| By Ricky Becker

True Story:

Years ago when I was in college, I was talking to a couple at length.  They were telling me how they were starting to get their two children into tennis and they were really excited about their younger child (I'll call him Tommy.) They explained that Tommy (age 7) had grace and fluidity on the court and all the pros who saw him play really thought he was a natural.  Their older child (I'll call him Mitchell) also played and although he loved it, didn't have the same naturalness as their Tommy.  Mitchell was 9 years old and they kept him in tennis mainly because he loved it and had a dogged determination to be as good as he could be.

I remembered their names and years later, I checked them out on the computer.  Mitchell was a top-player in his section, a legitimately good national player, with a game that had tons of upside (I heard from another coach.)  Tommy on the otherhand, continued to play tennis but never reached the level of his older brother.  There were rumors that he didn't really want to play tennis anymore.

Moral of The Story:

When judging potential, every likes to look at grace, speed, efficiency of picking up technique, etc.  However, one thing that is truly overlooked is one's inherent love and determination towards tennis. 

I truly believe that ANY child who picks up a racquet at the age of 6 or 7 could reach top-5 in the east if they have the internal drive, willingness to make changes, correct direction and a guardian who is willing to sacrifice time and money to help their child achieve his goals.

On the USTA web site they define what they look for in talent evaluation..it says this:

Talent ID is important to USTA Player Development, as QuickStart enables us to recruit and retain more young athletes.  When we try to identify talent at a young age, we are looking for three things: 1) Athletes that love to play and compete, regardless of their proficiency; 2) Athletes with advanced hand to eye coordination that translate to good racquet and ball control skills; and 3) Athletes who move well and go after every ball.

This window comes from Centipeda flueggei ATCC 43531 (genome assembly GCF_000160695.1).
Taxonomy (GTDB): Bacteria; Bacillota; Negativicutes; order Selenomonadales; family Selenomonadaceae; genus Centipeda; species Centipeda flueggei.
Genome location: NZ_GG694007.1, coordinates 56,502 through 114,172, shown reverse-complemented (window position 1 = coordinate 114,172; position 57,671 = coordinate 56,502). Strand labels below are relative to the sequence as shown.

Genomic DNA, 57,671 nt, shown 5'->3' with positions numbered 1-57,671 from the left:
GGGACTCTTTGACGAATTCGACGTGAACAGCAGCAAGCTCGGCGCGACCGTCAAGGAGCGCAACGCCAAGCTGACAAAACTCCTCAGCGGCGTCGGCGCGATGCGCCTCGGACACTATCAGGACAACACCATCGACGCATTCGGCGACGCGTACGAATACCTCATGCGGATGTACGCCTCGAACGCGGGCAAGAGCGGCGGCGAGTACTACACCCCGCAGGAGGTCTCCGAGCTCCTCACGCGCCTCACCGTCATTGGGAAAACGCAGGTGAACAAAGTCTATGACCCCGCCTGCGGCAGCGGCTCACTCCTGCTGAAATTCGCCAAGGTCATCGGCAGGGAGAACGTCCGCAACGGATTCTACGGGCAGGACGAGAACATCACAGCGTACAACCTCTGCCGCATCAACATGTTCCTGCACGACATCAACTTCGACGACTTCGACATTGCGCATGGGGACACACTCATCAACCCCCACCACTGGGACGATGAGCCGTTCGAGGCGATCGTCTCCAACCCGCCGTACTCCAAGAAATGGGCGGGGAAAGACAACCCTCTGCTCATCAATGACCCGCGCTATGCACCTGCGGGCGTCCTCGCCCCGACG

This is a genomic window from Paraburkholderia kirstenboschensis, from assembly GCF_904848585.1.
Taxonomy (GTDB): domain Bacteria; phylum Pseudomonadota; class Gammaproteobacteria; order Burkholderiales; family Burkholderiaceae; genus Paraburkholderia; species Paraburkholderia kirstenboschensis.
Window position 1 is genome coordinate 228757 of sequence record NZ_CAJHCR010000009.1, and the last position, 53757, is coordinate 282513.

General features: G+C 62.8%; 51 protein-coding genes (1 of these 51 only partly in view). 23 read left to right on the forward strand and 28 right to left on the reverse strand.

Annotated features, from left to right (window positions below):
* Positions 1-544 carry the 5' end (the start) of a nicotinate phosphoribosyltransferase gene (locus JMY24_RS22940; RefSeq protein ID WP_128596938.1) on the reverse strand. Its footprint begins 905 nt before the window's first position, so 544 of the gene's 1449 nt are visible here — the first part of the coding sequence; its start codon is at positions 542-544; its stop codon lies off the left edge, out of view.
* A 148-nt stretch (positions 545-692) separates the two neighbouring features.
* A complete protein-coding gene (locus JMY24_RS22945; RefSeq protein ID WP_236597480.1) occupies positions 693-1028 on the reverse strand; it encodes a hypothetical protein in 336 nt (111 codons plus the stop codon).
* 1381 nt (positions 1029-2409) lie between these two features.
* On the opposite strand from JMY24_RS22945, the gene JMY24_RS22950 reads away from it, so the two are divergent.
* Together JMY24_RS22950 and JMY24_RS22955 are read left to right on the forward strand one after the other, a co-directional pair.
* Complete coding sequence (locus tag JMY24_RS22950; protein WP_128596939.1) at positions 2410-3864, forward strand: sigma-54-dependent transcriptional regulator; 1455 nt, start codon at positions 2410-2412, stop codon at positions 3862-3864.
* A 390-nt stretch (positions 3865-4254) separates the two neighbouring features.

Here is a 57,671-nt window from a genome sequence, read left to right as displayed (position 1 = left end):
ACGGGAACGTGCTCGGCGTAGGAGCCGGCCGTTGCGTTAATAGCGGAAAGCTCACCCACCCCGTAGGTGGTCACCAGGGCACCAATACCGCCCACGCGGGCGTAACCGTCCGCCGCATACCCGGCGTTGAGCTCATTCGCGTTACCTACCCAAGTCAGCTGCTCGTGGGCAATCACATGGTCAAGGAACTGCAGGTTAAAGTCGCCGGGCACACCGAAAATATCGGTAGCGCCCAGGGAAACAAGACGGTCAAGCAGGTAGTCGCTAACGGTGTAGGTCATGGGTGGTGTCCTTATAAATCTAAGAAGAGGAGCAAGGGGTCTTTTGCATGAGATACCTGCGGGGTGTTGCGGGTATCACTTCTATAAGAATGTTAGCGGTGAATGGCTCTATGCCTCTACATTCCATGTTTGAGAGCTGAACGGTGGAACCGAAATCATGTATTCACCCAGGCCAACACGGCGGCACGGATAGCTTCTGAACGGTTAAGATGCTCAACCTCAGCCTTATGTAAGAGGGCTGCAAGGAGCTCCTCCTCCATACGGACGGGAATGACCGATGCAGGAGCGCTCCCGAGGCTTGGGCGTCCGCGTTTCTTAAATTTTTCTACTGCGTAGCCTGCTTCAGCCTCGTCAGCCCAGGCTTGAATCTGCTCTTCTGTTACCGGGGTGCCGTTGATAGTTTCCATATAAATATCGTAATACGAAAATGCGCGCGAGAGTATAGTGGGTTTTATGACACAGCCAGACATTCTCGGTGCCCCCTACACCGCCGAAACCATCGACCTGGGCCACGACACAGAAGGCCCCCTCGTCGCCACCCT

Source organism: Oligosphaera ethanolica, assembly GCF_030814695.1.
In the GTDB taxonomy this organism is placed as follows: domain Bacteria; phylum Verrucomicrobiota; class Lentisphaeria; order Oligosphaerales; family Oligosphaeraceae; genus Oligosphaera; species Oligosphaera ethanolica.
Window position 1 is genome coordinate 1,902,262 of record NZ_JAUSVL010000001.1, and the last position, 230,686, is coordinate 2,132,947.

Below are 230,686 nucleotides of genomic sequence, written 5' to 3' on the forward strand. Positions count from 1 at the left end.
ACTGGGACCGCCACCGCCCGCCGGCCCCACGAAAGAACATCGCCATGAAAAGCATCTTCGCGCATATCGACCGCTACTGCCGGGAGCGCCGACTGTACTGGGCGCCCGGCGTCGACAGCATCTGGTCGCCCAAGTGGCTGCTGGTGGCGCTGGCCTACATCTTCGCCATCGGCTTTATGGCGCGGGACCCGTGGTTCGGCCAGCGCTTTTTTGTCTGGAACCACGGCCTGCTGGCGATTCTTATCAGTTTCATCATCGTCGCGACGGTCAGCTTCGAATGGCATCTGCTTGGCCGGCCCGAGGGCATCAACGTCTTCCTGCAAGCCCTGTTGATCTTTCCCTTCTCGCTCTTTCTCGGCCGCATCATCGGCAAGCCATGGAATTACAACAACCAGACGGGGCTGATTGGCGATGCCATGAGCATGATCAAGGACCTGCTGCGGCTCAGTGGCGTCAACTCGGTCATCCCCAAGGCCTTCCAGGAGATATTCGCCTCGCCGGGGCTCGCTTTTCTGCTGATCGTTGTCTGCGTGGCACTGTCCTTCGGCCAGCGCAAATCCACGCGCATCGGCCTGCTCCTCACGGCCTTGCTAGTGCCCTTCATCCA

Note that it's the athlete who loves to play and compete..not the parent.  So if you would love your child to play and participate in tournaments and the child has talent, it is not enough!!

Yes, if you are looking to have a future Grand Slam champion, the child needs to have it all going on.  But, if a top-sectional or even national junior ranking is what you are going for...don't estimate desire!!


Ricky Becker is The Director of Tennis at Glen Oaks Club.  Ricky also coaches high-performance juniors throughout the year and has been the Director of Tennis at three of Long Island’s biggest junior programs.  As a player, Becker was the Most Valuable Player for the 1996 NCAA Championship Stanford Tennis team and ranked in the top-five nationally as a junior.  He can be reached at rbecker06@yahoo.com, 516-359-4843 or via juniortennisconsulting.com.